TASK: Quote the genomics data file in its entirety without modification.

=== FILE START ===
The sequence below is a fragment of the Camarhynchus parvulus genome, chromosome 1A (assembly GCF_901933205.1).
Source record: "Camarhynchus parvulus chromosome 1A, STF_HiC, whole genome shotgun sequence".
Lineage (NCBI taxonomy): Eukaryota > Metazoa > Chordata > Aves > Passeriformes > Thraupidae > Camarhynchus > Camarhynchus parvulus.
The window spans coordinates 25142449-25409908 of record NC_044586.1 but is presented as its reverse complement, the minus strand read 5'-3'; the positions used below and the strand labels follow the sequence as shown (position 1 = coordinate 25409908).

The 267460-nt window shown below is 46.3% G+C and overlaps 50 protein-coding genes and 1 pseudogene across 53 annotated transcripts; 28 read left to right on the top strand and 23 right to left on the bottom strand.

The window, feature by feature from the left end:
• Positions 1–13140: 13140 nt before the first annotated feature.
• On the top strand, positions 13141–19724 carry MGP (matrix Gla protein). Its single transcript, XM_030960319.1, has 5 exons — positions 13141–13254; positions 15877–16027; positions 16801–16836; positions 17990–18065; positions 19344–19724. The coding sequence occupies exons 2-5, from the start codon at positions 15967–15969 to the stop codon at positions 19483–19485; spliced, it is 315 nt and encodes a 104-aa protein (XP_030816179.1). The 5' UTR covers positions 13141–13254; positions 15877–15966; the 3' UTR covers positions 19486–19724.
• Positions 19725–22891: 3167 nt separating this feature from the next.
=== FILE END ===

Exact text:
The sequence below is a fragment of the Camarhynchus parvulus genome, chromosome 1A (assembly GCF_901933205.1).
Source record: "Camarhynchus parvulus chromosome 1A, STF_HiC, whole genome shotgun sequence".
Lineage (NCBI taxonomy): Eukaryota > Metazoa > Chordata > Aves > Passeriformes > Thraupidae > Camarhynchus > Camarhynchus parvulus.
The window spans coordinates 25142449-25409908 of record NC_044586.1 but is presented as its reverse complement, the minus strand read 5'-3'; the positions used below and the strand labels follow the sequence as shown (position 1 = coordinate 25409908).

The 267460-nt window shown below is 46.3% G+C and overlaps 50 protein-coding genes and 1 pseudogene across 53 annotated transcripts; 28 read left to right on the top strand and 23 right to left on the bottom strand.

The window, feature by feature from the left end:
• Positions 1–13140: 13140 nt before the first annotated feature.
• On the top strand, positions 13141–19724 carry MGP (matrix Gla protein). Its single transcript, XM_030960319.1, has 5 exons — positions 13141–13254; positions 15877–16027; positions 16801–16836; positions 17990–18065; positions 19344–19724. The coding sequence occupies exons 2-5, from the start codon at positions 15967–15969 to the stop codon at positions 19483–19485; spliced, it is 315 nt and encodes a 104-aa protein (XP_030816179.1). The 5' UTR covers positions 13141–13254; positions 15877–15966; the 3' UTR covers positions 19486–19724.
• Positions 19725–22891: 3167 nt separating this feature from the next.